Pro Labour Bias – Who Us?
A well respected and truly impartial journalist was asked if the perception that BBC Scotland was anti-SNP was, in his view, justified. “Put it this way,” he said “It probably comes more naturally to them to attack the nationalists than to attack the union.”
But how is this the case? A wee bit of history. From 1946 to 1991 media affairs in Scotland were subject to the moderating influence of the, BBC Scotland Controller who effectively reported to the, “Broadcasting Council for Scotland”, on which many distinguished Scot’s served over the years.
That was abandoned and control of BBC output in Scotland was transferred to the Board of Governors of the corporation in England then onto the BBC trust Chairman, in London.
So what’s the problem?
The way in which BBC Scotland is run, the quality of care it shows for the many good people who work for it, the standard of what it does, the public service in Scotland ethos it supposedly represents are some of the more important questions facing the Scottish nation.
But it is doubtful they can be successfully addressed within the control systems that prevail at the present time.
The BBC fails Scotland when it is needed most.
The two main blockages are in the minds of those who retain control of the state media output:
The BBC, is part of the glue that holds together the very idea of Britain.
Take it away and the whole package starts to fall apart and we are left to wonder at the fragility of the paste.
The BBC is how we talk to each other, where we go in the morning.
We need to trust it and to feel a personal investment in it.
Otherwise it’s lost – and part of us with it.
Is the alleged bias in BBC Scotland endemic or confined to a few employees?
The huge number of unresolved complaints and public demonstrations all voicing concern and anger about a blatant lack of impartiality by the news reporting/discussion teams in the course of the recent independence referendum and since gives support to the public perception that there is an on-going agenda within BBC Scotland ensuring support to Labour Party ideals, to the exclusion of other political parties in Scotland.
Yes” campaigners “anti-bias” march on the BBC Headquarters in Glasgow.
The organisation also needs to be formally separated from London so that it can be truly independent.
The over arching Scottish body, including members of the public, should be reinstated.
A Labour Party pedigree is a predominant requirement within the BBC Scotland senior management team and a number of line managers and reporters, are in place appointed through nepotism.
This needs to eradicated so that the BBC is enabled to fulfil it’s remit, to be impartial and accountable to the Scottish public.
The current “modus-operanti” cannot be allowed to remain in place and there should be a cull of management and media correspondents that have abandoned the Journalist’s Code in favour of their politically minded colleagues.
John Boothman & Derek Bateman
Nepotism/Cronyism & Protection of The labour party
John Boothman head of BBC Scotland News and Current Affairs, (formerly Editor of Elections and Political Output).
In 1979 he was the Chairperson of Strathclyde University Labour Club, Chairperson Scottish Organisation of Labour Students in 1980 and Chairperson of the National (UK) Organisation of Labour Students 1981.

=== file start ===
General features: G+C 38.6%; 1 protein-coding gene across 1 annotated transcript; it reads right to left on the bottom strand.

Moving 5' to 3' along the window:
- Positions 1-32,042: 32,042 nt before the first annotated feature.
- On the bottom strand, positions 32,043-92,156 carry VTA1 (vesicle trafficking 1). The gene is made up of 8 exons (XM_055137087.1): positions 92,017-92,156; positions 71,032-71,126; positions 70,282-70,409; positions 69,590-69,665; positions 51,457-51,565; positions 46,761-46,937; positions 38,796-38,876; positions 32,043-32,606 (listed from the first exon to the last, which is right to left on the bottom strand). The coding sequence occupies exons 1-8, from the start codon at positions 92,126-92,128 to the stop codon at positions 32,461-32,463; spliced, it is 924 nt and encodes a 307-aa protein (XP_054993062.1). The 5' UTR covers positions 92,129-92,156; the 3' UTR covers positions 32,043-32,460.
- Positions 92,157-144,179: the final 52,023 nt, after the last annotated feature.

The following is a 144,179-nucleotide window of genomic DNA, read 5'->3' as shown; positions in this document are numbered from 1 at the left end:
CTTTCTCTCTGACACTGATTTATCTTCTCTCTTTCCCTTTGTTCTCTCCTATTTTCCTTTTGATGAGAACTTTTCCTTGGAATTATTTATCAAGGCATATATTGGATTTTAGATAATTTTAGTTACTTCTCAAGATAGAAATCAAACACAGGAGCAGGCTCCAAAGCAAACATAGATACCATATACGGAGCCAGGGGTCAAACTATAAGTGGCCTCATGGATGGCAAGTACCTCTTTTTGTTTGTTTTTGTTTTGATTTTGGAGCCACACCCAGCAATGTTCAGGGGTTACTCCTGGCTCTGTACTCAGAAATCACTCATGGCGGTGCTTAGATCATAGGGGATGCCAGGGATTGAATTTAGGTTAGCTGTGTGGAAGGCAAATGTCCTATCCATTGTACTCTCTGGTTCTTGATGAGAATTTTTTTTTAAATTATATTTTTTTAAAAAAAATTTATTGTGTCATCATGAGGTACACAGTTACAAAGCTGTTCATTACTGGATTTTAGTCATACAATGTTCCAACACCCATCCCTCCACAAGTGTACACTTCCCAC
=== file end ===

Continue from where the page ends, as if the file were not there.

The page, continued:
According to former BBC broadcaster Derek Bateman, Boothman questioned the political output of radio broadcasts after receiving complaints from Paul Sinclair.
Sinclair, (SPAD to Johann Lamont) is said to enjoy a special relationship and regular contact with Boothman through both men’s links with the Labour party.
Writing on his blog, Mr Bateman claimed that Boothman was “famous for his unrivalled network of contacts in the Labour movement.” adding that, “…Sinclair had a name for trying to interfere in BBC news decisions to influence output.”
Such attempts at interference were, according to Mr Bateman, something all parties tried to do
However, according to the former BBC presenter, Sinclair and Boothman developed an unhealthy relationship with the Labour advisor calling the shots.
He added: “But what I didn’t like about Sinclair – Boothman was the informal and insidious way it developed, so instead of old pals, it became almost one of master and servant.
“Sinclair seemed to assume the right to call the BBC head of news to account.
It was going on right up to the final weeks before my departure.”
Mr Bateman also claimed that Boothman had, on more than one occasion, questioned him about the political content of his radio programme after receiving complaints from Sinclair.
Susan Deacon & Paul Sinclair (labour Press Officer)
John Boothman is married to Susan Deacon: Former Chairman of Scottish Labour Students.
She served on the Scottish Labour Party’s, National Executive. MSP and Labour government minister.
Recently put her parliamentary career on hold to raise her family.
John Boothman, Margaret Curran and Johann Lamont as students were actively involved in Labour Party politics at Glasgow and Strathclyde Universities.
Curran is a Labour Party Executive member and MP.
At university she was, Secretary of Glasgow University Labour Club, Secretary of the Scottish Organisation of Labour Students, Chair of that organisation, and Vice-Chair of the Labour Club(the biggest of its kind in the UK) at the time.
Lamont is an MSP and former leader of the Labour Party in Scotland.
At university she was an active member Glasgow University Labour Club.
Sarah Boyack (labour MSP)
Sarah Boyack; Labour Party List MSP. Attended Glasgow University.
Active in politics as a student, (taken under her wing and promoted by Margaret Curran).
Chair of the National Organisation of Labour Students in 1985-86
Catrina Renton & Susan Deacon
Catriona Renton: Reporter for the BBC Politics Show and BBC Presenter.
Renton is a former Glasgow Labour Councillor, who represented Kelvindale before losing her seat to the LibDems in 2003.
She was “Glasgow’s Youth Tsar” she is a product of Balliol College, Oxford who went on to represent Labour in both the 2003 Holyrood elections and the 2004 European elections.
She was apparently recruited by BBC Scotland’s parliamentary unit in 2006, where John Boothman, husband of Labour MSP and ex-Health Minister Susan Deacon, was a senior producer.
Her personal Facebook has listed the following as friends: Jackie Baille Labour MSP, Yousuf Hamid Labour Activist, Tom Harris Labour MP, Mike Dailly Labour Activist, David Martin Labour MEP, Frank McAvetty Labour MSP, John Robertson Labour MP John Park Labour MSP, Steven Purcell Labour Glasgow Leader, Dave Watson Vice-chair of the Scottish Labour Party.